Liminality and Purim

The holiday of Purim is almost here and so I feel that it is fitting for me to take some time to really connect to what that means. While taking a photography course a few months ago, designed for new olim (people who had made aliyah to Israel), we often discussed the concept of Liminality and how it relates to our lives in transition. I very much identified with the concept then but wasn’t quite sure what to do with it. When this month rolled around, however, it seemed like the perfect time to embrace it.

“In anthropologyliminality (from the Latin word līmen, meaning “a threshold”[1]) is the quality of ambiguity or disorientation that occurs in the middle stage of rituals, when participants no longer hold their pre-ritual status but have not yet begun the transition to the status they will hold when the ritual is complete. During a ritual’s liminal stage, participants “stand at the threshold” between their previous way of structuring their identity, time, or community, and a new way, which the ritual establishes… More recently, usage of the term has broadened to describe political and cultural change as well as rituals.[3] During liminal periods of all kinds, social hierarchies may be reversed or temporarily dissolved, continuity of tradition may become uncertain, and future outcomes once taken for granted may be thrown into doubt.[4] The dissolution of order during liminality creates a fluid, malleable situation that enables new institutions and customs to become established.” – Definition from Wikipedia


ink into water

The cycle of the Jewish calendar is meant to guide us through the year and connect us to various  tikkunim (fixings) that we need to make in ourselves and our intentions as well as allow us to draw down the energies that are available to us in a given month.  As one of my rabbis said, the energies of the month are always surrounding us just like radio waves – the choice is ours whether we want to tune in to them or not.

In this month of Adar, the tikkun and overall theme is happiness. It is said, “When Adar arrives, we increase our joy (Talmud – Taanit 29a).” Why is happiness so important in this month? Because it is when we are truly joyful, especially when doing the most mundane tasks, that we can connect most to G!d. For some people, the moment they enter the month of Adar, the delight is completely felt and embraced. I, on the other hand, do a much better job of connecting to months like Av, a month of decreased joy and lots of mourning. For some reason, this is much more natural to me. I tend to write off the times of year when I am “supposed” to be happy and just say they aren’t for me. But is this really true? Maybe this month is especially important for me because I need to transform my natural disposition, turn it upside down, cultivate folly and embrace the liminality in order to achieve the highest state of Purim. To be able to see the potential for good in everyone.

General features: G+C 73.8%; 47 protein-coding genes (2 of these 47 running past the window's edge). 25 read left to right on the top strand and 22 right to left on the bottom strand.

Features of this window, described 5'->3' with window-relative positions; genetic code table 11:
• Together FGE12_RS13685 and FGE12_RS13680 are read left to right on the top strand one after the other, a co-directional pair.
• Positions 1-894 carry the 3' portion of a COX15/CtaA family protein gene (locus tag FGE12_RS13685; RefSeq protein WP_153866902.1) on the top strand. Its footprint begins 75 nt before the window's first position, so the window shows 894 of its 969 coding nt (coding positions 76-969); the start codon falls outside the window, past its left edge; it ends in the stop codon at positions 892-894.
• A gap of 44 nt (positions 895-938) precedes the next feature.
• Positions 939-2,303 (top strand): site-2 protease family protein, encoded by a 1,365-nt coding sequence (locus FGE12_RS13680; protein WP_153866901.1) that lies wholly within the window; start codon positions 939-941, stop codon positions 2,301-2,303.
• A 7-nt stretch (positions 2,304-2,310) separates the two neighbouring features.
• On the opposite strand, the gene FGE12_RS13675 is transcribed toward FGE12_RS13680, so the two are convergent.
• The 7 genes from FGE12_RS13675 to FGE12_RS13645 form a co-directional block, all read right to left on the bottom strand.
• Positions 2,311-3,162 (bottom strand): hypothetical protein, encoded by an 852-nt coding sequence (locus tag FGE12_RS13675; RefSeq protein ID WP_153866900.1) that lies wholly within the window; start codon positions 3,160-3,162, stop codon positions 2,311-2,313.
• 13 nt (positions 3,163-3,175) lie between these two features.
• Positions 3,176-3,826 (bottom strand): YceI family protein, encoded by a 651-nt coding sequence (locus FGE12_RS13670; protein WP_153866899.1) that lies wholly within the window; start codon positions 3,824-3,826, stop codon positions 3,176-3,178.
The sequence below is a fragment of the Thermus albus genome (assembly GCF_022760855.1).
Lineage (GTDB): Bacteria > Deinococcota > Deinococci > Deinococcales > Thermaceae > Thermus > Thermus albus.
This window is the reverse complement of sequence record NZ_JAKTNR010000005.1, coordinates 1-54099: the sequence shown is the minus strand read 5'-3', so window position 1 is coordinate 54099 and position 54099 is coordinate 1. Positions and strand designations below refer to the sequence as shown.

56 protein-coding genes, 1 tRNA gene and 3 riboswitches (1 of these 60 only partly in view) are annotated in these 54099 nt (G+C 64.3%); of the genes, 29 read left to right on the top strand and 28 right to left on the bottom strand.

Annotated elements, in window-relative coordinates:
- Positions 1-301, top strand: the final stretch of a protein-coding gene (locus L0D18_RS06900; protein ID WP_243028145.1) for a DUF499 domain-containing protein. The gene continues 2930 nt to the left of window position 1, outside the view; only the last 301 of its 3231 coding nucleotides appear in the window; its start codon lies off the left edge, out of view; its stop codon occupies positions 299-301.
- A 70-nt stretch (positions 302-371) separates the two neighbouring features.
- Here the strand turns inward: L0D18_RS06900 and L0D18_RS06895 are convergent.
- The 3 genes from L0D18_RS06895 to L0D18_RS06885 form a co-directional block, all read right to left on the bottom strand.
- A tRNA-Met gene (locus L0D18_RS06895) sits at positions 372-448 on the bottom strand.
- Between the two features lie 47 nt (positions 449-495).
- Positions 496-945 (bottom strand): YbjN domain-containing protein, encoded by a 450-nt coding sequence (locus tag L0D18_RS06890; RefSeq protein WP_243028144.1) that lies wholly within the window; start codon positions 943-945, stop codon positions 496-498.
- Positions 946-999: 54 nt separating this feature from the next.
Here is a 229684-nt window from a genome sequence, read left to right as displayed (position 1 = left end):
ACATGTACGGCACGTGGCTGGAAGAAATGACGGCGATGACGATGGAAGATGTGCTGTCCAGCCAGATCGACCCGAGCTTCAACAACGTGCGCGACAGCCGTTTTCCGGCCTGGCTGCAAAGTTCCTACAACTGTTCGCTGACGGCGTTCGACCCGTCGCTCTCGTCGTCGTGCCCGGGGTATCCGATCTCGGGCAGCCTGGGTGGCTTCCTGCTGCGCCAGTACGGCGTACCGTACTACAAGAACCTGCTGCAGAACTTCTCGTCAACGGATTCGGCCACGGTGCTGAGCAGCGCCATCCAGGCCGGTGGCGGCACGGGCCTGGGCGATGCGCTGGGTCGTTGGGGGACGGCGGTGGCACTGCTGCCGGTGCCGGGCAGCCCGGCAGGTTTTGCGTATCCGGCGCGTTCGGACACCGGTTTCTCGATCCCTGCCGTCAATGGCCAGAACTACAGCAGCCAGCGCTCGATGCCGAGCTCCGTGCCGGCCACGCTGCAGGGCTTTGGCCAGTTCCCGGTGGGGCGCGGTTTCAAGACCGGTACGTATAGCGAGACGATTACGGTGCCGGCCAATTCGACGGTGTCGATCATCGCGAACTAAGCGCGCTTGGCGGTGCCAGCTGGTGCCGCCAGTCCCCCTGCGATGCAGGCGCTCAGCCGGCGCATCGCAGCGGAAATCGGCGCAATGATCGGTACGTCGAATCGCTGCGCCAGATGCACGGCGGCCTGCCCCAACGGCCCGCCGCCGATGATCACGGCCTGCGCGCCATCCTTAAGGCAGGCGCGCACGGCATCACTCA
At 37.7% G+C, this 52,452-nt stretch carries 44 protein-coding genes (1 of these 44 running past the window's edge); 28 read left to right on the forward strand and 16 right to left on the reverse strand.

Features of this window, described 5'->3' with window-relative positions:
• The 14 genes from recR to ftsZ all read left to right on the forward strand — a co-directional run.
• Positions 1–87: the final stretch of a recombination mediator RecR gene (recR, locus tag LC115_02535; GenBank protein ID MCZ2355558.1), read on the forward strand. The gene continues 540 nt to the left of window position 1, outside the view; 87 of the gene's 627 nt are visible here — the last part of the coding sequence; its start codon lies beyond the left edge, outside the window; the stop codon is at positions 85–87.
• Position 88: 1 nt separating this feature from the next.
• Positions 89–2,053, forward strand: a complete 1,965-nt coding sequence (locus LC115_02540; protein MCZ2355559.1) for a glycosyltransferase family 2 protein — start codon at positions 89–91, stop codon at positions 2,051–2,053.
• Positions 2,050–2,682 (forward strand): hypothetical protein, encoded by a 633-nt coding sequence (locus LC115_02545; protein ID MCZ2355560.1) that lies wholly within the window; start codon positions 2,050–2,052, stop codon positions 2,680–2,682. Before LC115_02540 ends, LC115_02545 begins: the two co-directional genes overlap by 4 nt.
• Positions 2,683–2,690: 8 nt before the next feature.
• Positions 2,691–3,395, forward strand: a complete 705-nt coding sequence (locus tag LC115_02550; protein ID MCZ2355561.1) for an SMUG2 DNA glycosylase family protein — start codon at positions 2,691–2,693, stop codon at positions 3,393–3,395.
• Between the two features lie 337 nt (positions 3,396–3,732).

The story of Purim is one of a battle between good and evil, of overcoming enemies (both internal and external) through hidden miracles (hidden meaning that there is no mention of G!d in the entire Megilat Esther, the story of Purim.) To commemorate this victory, we dress up in costumes, retell this story, and drink wine until we don’t know the difference between good and evil. [Interesting note – the word for “to dress up (in costumes)” in hebrew is להתחפש which comes from the same root as freedom (חופש) and to search (לחפש). Clearly there is a connection!]

I tend to run in the opposite direction of hoards of drunk people (in fact, last year I pretty much hid inside the whole day) but I think in doing this, I miss the point of this deeply holy holiday. Sure, there are people who exploit the chance to party all day but what would it mean if we could truly connect to what is in the air on Purim? The chance to shed our masks (by wearing fake masks) and let our inner light out? The possibilities are endless when we stand at the threshold and let hierarchies dissolve! The real goal of Purim is to flip our routine, our inhibitions, our egos, our judgements on their heads. And maybe, just maybe, when we are all upside down, the illusions of barriers that separate us will fall away and what is usually hidden – our truest, deepest selves – will come forth and we will be able to see the hidden sparks of light  in every one.

May we all be able to connect to the deepest truths of Purim and see the oneness that exists around us every day. Purim Sameach!

If you want to learn more about some of the  Kabbalistic underpinnings of Purim, check out the brilliant Sarah Yehudit Schneider’s teachings here.

In the meantime, enjoy some silly Jerusalem Purim images:


Through my eyes

There are some weeks that are so full, so rich with complexities and simple truths, that there are no words. Here are some images that have stuck with me:

early morning father daughter light

early morning father daughter light

homemade fudge

homemade fudge (of course)

hey there

funny animals in my neighborhood

good morning

megillat esther made by an incredible woman in nachlaot

megillat esther made by an incredible woman in nachlaot


yellow and blue

yellow and blue

our nachlaot onebillion rising event

our nachlaot onebillionrising event

finally time for shabbat

finally time for shabbat

Before the end of the week, I like to reflect on all that I am grateful for. Snapping pictures everywhere I go helps to remind me of this. This week, I am so grateful for the deeply meaningful relationships in my life, my ever expanding yoga community and practice (with a new space to teach (hopefully) in two weeks!), a nice reminder of our engagement from Hatunot Blog, the shifting seasons, the waves and depths of emotions I can experience, and the delicious bread from Russell’s Bakery.

Wishing everyone a Shabbat Shalom, the ability to face the present moment with grace, and much light!

In Between Spring and Brownies

We are finally tasting the beginnings of spring here in Jerusalem and I am loving it. Longer days, warm sun, fresh air cleansed by all the rain we’ve been granted this winter. Although I know it will be a short lived season and soon we will be in sweltering summer, longing for the cold nights of actually sleeping under blankets, for now I will appreciate the in-between.

There’s something to be said about in-betweens. In a yoga class once, a teacher once directed us to our own internal in-betweens. The brief, easy to miss moment when one is at the end of his or her exhale and before the next breath…and again at the top of an inhale before exhaling. Try it. What happens for you in those spaces? Are they different? For me, at the edge of my exhale, I feel calm, grounded, centered, connected inward. At the top of my inhale I feel full of life, potential, expansive. Almost like Shabbat and the rest of the week. They two paradoxes are always working within us, working in unison. The solid core and capacity for expansiveness need to work together to create the reality in which we live. These days, I am trying to connect to my breath and this notion of awareness in my daily, seemingly mundane tasks. I was reminded of the importance of this by a friend in the neighborhood who wrote: “There isn’t any moment in my day that doesn’t deserve my full attention and when I convince myself otherwise, I wind up feeling checked out and wondering what’s missing.” And look how much I could have missed out on otherwise!